The Silver Institute in its latest newsletter takes a look at how silver-based memory for use in consumer electronics and computers could one day replace the ubiquitous flash drive found in everything from large data centres to thumb drives.
According to the organization Resistive Random Access Memory (ReRAMs or RRAMs) could become commercially available as soon as next year and is likely to over time replace flash drives currently found in all smart phones, tablets and many laptop computers.
ReRAMS operate like tiny battery cells and store data through changes in the electrical resistance of the cell and “although there are different types of ReRAMs, those using silver ions show excellent promise, according to industry officials:”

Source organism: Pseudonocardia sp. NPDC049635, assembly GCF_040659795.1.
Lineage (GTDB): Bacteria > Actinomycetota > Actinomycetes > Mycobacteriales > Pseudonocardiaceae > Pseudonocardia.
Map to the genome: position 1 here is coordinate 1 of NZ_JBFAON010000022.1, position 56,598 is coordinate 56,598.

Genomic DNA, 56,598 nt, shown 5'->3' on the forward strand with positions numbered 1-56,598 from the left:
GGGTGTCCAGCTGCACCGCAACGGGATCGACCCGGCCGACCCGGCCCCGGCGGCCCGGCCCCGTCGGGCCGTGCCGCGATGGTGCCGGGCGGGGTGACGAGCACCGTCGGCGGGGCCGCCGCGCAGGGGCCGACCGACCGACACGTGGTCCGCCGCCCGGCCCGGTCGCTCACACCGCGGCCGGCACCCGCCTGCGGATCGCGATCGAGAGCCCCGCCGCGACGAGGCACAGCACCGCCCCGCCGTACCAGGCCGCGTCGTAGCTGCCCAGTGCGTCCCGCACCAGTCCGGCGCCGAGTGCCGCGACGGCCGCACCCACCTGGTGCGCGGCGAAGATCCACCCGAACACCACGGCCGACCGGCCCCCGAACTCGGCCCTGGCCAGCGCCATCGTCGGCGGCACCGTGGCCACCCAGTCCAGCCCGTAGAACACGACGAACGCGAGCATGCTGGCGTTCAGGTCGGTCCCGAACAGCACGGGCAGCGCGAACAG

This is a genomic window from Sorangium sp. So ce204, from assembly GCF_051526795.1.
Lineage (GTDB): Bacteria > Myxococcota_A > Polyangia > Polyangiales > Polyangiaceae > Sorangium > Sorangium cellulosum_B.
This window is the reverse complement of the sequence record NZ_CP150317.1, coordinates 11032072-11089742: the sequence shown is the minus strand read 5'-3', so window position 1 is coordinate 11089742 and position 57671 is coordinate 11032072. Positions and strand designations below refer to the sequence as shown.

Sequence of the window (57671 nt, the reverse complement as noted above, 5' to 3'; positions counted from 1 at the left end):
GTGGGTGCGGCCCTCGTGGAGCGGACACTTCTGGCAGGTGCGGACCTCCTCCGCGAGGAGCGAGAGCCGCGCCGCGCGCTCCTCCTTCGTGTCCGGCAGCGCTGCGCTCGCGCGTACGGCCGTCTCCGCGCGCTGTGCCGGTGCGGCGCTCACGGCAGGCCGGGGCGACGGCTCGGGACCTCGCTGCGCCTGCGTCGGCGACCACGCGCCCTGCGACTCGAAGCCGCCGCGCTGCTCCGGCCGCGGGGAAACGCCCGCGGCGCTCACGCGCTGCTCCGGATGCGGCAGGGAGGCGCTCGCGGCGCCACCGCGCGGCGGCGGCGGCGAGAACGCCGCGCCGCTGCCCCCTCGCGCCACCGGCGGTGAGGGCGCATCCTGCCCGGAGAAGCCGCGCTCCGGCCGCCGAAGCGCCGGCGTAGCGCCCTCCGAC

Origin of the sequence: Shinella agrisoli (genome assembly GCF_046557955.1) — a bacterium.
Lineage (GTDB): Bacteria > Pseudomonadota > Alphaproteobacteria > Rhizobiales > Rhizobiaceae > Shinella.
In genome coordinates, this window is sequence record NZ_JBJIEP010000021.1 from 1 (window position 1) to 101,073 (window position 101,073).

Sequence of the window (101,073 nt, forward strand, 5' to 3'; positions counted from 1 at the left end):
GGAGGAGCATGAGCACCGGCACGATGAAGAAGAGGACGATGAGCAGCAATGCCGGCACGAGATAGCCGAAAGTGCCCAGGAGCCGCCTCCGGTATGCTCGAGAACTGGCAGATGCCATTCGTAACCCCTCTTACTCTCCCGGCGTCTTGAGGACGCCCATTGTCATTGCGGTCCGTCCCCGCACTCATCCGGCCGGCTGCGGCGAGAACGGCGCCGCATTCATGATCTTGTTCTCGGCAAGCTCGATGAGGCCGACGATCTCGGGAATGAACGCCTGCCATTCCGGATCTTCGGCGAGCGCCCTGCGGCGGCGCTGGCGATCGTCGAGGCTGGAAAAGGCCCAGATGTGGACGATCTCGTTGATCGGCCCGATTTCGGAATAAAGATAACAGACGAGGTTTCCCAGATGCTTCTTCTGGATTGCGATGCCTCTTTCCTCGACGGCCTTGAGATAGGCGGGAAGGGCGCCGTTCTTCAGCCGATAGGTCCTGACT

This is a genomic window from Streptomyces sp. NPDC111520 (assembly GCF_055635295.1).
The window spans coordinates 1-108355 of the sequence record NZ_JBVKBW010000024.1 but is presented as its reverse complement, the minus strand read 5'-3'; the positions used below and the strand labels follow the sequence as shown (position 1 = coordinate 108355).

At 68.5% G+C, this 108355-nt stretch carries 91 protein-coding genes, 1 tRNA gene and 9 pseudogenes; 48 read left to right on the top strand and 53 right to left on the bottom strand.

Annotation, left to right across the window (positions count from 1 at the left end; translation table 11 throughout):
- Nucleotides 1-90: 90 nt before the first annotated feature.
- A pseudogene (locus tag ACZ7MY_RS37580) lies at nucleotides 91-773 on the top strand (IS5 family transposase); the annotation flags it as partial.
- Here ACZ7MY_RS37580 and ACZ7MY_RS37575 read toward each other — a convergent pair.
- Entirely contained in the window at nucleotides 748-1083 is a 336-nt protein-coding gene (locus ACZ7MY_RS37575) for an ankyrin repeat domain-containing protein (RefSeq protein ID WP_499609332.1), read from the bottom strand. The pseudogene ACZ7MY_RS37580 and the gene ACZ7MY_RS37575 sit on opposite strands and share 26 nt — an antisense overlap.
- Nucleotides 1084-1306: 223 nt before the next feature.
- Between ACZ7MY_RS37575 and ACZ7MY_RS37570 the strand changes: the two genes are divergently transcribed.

ReRAMs hold advantages over conventional flash drives. Because ReRAMs use so little power – in the nanowatt range compared to hundreds of milliwatts for flash drives – they could allow your smartphone to operate up to a week without recharging.
A ReRAM chip the size of a postage stamp can hold a terabyte of data, enough to store 250 high-definition movies. Information is written to ReRAMs faster, nanoseconds compared to milliseconds for flash drives. ReRAMS also last longer; they are able to handle millions of rewrites compared to flash drives that fail after about 10,000 rewrites.
Click here for more from the Silver Institute August 2013 newsletter.